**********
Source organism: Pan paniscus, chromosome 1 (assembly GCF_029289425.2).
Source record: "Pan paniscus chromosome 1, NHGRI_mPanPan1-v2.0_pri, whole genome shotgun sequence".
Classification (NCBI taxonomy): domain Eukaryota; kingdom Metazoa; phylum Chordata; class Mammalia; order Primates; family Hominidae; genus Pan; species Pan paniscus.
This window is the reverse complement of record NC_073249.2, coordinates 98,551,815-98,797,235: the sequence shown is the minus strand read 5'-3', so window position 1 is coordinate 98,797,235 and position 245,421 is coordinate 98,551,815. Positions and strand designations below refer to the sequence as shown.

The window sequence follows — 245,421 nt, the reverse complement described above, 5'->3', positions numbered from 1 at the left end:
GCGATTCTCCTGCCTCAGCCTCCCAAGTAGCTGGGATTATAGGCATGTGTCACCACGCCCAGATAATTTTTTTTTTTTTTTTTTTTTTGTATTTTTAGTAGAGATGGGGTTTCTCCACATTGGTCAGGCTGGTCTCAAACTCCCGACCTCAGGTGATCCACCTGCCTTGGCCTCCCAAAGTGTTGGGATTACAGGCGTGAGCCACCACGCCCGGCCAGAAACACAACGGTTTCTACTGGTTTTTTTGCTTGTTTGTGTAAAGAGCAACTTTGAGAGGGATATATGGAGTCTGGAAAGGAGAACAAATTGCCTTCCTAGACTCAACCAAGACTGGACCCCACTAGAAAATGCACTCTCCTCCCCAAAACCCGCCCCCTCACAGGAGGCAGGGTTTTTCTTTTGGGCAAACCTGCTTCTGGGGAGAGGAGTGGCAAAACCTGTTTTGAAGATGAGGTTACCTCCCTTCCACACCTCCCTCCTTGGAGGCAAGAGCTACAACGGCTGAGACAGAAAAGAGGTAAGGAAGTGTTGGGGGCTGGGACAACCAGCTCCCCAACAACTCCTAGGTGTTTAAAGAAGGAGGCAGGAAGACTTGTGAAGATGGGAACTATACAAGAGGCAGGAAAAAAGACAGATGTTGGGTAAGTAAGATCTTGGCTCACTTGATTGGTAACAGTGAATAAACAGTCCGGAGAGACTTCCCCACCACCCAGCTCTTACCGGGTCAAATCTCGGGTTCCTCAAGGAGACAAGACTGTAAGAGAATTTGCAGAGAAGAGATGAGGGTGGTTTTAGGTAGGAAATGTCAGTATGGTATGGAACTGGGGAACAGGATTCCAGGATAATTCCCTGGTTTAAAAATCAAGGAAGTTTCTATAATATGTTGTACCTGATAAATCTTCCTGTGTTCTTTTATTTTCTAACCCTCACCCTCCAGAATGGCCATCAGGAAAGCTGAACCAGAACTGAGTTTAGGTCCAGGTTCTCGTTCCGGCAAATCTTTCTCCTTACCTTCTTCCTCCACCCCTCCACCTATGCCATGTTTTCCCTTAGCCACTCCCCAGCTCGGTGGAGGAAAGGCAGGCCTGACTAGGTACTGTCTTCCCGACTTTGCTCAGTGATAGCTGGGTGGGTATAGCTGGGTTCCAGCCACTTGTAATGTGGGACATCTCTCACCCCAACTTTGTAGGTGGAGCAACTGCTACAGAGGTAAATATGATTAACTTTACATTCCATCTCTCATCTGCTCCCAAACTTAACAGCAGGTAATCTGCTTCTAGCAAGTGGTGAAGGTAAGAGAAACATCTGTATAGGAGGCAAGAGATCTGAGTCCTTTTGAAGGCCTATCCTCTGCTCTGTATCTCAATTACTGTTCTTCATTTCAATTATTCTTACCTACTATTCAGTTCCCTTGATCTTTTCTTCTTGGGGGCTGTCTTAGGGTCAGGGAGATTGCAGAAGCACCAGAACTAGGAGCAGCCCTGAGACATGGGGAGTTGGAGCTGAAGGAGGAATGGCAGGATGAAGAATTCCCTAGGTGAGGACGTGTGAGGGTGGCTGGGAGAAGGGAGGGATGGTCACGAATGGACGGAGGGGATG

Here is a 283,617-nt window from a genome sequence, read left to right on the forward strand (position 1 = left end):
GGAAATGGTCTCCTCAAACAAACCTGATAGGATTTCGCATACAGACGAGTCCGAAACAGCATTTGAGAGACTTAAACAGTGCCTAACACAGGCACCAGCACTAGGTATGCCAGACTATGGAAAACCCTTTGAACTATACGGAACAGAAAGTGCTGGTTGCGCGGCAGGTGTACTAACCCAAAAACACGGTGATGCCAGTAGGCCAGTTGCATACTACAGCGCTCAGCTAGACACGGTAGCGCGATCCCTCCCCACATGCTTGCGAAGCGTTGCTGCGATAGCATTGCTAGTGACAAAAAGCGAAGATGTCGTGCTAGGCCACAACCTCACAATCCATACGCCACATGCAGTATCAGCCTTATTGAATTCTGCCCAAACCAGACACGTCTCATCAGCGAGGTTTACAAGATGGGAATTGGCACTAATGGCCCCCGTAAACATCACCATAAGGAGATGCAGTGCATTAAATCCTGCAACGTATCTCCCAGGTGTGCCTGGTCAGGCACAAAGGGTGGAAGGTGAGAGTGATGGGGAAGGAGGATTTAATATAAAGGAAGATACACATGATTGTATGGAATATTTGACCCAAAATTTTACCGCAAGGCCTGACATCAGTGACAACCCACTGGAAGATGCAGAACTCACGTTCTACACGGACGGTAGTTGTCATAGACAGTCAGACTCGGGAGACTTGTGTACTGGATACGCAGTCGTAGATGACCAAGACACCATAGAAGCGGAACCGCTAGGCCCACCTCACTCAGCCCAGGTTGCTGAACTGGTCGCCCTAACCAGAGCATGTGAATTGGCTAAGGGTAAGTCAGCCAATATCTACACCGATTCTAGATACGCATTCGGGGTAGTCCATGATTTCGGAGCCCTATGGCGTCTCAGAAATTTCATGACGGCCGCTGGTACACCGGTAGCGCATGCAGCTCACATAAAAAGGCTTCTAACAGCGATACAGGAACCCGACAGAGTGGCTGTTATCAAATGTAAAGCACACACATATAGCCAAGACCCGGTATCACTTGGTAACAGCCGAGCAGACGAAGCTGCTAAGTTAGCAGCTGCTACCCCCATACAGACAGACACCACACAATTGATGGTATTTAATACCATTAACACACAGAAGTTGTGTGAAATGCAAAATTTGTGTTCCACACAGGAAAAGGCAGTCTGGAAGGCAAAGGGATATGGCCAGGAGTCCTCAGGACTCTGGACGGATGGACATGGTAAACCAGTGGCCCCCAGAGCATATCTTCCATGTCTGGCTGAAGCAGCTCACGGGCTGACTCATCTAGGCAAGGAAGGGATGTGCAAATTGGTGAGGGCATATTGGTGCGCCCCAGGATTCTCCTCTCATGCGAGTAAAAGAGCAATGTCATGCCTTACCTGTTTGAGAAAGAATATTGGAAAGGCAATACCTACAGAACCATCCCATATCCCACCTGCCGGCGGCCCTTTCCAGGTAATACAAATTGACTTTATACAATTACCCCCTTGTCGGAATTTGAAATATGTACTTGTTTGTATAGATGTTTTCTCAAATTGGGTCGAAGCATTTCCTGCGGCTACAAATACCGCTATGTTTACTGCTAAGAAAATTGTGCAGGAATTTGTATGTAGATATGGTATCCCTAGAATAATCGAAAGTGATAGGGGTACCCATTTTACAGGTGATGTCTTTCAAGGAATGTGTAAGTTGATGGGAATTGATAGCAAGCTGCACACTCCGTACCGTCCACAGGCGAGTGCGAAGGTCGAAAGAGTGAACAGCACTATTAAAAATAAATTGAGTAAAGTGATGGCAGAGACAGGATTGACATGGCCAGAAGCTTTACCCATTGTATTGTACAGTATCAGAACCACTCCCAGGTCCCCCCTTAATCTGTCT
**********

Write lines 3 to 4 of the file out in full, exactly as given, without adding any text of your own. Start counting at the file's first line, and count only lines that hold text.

Classification (NCBI taxonomy): domain Eukaryota; kingdom Metazoa; phylum Chordata; class Mammalia; order Primates; family Hominidae; genus Pan; species Pan paniscus.
This window is the reverse complement of record NC_073249.2, coordinates 98,551,815-98,797,235: the sequence shown is the minus strand read 5'-3', so window position 1 is coordinate 98,797,235 and position 245,421 is coordinate 98,551,815. Positions and strand designations below refer to the sequence as shown.